Summary: Joe has every intention of keeping his New Year’s resolutions, but you know what they say about good intentions.
Word Count: 945 words
Only two weeks into the New Year and I have already broken my first resolution: Don’t kill anyone.
It’s not that I—Joe Cartwright—am a bounty hunter or range detective or anything. No, sir; but even when I work to avoid it, trouble just seems to find me like that time when a total stranger tried to goad me into drawing on him and I had to convince him that he would have died of a real bad case of the slows had he succeeded.
Trouble—not Francis—is my middle name; just ask my older brothers. They’ve saved my sorry butt often enough. Thing is, they aren’t around anymore and Candy . . . well, Candy’s here today, gone tomorrow. By the clock on the wall, it’s already tomorrow and he’s long since vanished. Can’t say I blame him. I’d be gone, too, if I weren’t locked up in a cell in Purgatory—a backwater hole-in-the-wall on the eastern edge of the salt flats.
The year started full of promise, all shiny and bright like a six-carat diamond ring. How everything went to hell in a hand basket in just under 14 days I’ll never understand. I’ve been over the events in my mind a hundred times but nothing makes sense.
The mild winter meant passable roads and an unexpected opportunity to escape the confines of the ranch for a short vacation. Pa thought we should go to Monterey, but for me the thought of going anywhere near San Francisco recalled those horrific days crisscrossing California searching for my wife’s murderer. Candy sensed my reluctance, so when the subject came up at dinner on New Year’s Day, he offered up an alternative. He’d heard about a new line of cutting horses being bred at the Bar M Ranch near Salt Lake City and suggested he and I go investigate. I figured Pa would resist, wanting us all to be together for a last family outing before Jamie returned to school, but while I stared at my plate he evidently caught Candy’s meaning and agreed we should go.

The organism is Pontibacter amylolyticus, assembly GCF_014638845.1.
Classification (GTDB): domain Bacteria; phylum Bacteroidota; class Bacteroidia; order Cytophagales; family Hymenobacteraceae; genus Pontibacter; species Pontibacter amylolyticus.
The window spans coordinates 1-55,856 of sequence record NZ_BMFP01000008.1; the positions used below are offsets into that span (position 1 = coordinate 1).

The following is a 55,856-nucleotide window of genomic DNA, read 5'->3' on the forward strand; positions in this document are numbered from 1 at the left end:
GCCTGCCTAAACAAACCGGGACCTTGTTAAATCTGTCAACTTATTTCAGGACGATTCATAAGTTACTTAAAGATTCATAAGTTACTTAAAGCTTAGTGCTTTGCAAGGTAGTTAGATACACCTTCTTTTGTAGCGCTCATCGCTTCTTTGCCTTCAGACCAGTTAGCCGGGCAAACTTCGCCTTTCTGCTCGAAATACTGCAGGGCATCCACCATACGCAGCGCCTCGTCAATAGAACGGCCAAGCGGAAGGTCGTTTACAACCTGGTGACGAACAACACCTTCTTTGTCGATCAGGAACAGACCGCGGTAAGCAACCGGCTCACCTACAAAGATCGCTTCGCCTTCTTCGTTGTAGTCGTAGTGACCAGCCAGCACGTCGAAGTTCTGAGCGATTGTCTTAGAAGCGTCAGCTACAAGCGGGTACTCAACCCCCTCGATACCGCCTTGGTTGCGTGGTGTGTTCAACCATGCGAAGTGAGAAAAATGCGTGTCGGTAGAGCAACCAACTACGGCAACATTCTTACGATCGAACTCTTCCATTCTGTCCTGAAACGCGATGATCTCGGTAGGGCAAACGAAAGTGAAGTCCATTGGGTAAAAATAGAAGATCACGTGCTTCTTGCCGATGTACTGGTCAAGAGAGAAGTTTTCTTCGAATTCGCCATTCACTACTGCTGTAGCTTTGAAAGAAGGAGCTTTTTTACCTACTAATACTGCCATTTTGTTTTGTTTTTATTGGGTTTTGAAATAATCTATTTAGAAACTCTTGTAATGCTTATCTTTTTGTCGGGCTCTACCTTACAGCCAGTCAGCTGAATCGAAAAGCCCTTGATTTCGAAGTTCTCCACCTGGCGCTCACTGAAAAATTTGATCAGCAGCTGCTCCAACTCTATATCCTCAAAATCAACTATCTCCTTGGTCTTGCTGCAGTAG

I gave Pa and Jamie a quick hug at the Overland depot the next morning before they boarded the westbound stage. It never occurred to me it would be the last time I’d see them.
It was an easy ride to Utah. Although cold at night, the days were spectacular. Snow melt had swollen streams and turned the eastern Nevada mesas a verdant green. Candy and I reached the Bar M in under a week and saw enough to our liking to purchase a stallion. We headed home convinced crossing him with Ponderosa stock would make us rich—not unlike the pipe dreams Hoss and I shared over the hair-brained money-making schemes we concocted through the years.
In retrospect, I guess that was what carried me into hell; a hand basket of memories and loose talk of untold wealth. Our excitement and too much whiskey made us oblivious to big ears and sinister looks. We were bushwhacked not five miles from town. Unprepared for the assault, I nevertheless was able to fire several rounds, killing two, before taking a bullet in my shoulder from a third gunman.
I awoke in the Purgatory jail. A Wanted Dead or Alive poster for Little Jim Slade graced the wall. It’s not the first time I’ve been in a cell or mistaken for someone else, but with no identification on me, no witnesses, and no telegraph, I had little hope of proving what happened. Candy was long gone. Within 24 hours, I was tried and convicted by a kangaroo court for the murder of two of the town’s “upstanding” citizens.
The Padre left a short while ago. He came to hear my confession or at least my regrets, which weren’t many because I’ve had a good life and my family knows I love them. I do regret all the things I never had a chance to teach Jamie; things Hoss and Adam taught me; things a big brother is supposed to pass on. I also regret that Cochise will be left behind. The Padre was kind but his eyes held no promise my horse would be returned to the Ponderosa. I spent the next hour wondering what Cooch would miss more . . . me or his morning coffee.
At daybreak my hands were bound roughly behind me for the long walk to the gallows. Although the harsh treatment caused searing waves of pain in my shoulder, I resolved to make no sound. I was a Cartwright, dammit; not a Slade. I would walk tall, jaw firm, head held high the way my Pa taught me. I would not cry.
The hangman offered a blindfold which I refused. The sun was just cresting over the horizon and I wanted to face my last day on earth head on before the trap was sprung.
In that moment, time slowed. I took one last breath and held it as the ice crystals in the air pierced my lungs.
The sharp report of a rifle rang out. Riding hard into the square to bear witness to my identity and prove my innocence was a U.S. Marshal, the owner of the Bar M, and Candy.
I broke another resolution. I cried.
Author Notes: A Writer’s Digest prompt for New Year’s Day 2012: write a story that begins with the sentence provided (in bold above).